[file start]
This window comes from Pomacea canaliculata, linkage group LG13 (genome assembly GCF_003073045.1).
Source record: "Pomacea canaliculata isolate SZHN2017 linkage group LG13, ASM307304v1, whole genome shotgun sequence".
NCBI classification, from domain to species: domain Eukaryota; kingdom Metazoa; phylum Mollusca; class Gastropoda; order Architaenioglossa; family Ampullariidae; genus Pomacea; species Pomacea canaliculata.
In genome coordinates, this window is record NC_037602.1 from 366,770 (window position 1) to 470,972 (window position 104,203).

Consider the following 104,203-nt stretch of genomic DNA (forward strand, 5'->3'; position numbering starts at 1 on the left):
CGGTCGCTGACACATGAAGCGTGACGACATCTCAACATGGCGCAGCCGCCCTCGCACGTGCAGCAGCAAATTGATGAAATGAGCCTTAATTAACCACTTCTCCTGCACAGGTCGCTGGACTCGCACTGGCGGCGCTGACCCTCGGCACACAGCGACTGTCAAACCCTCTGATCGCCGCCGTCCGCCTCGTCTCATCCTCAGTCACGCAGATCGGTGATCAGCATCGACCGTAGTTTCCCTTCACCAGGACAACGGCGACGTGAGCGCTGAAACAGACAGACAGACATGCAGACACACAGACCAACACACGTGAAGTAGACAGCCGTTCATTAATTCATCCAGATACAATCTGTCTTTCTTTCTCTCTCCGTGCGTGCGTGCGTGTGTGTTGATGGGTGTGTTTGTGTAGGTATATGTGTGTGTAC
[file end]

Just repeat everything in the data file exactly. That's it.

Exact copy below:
This window comes from Pomacea canaliculata, linkage group LG13 (genome assembly GCF_003073045.1).
Source record: "Pomacea canaliculata isolate SZHN2017 linkage group LG13, ASM307304v1, whole genome shotgun sequence".
NCBI classification, from domain to species: domain Eukaryota; kingdom Metazoa; phylum Mollusca; class Gastropoda; order Architaenioglossa; family Ampullariidae; genus Pomacea; species Pomacea canaliculata.
In genome coordinates, this window is record NC_037602.1 from 366,770 (window position 1) to 470,972 (window position 104,203).

Consider the following 104,203-nt stretch of genomic DNA (forward strand, 5'->3'; position numbering starts at 1 on the left):
CGGTCGCTGACACATGAAGCGTGACGACATCTCAACATGGCGCAGCCGCCCTCGCACGTGCAGCAGCAAATTGATGAAATGAGCCTTAATTAACCACTTCTCCTGCACAGGTCGCTGGACTCGCACTGGCGGCGCTGACCCTCGGCACACAGCGACTGTCAAACCCTCTGATCGCCGCCGTCCGCCTCGTCTCATCCTCAGTCACGCAGATCGGTGATCAGCATCGACCGTAGTTTCCCTTCACCAGGACAACGGCGACGTGAGCGCTGAAACAGACAGACAGACATGCAGACACACAGACCAACACACGTGAAGTAGACAGCCGTTCATTAATTCATCCAGATACAATCTGTCTTTCTTTCTCTCTCCGTGCGTGCGTGCGTGTGTGTTGATGGGTGTGTTTGTGTAGGTATATGTGTGTGTAC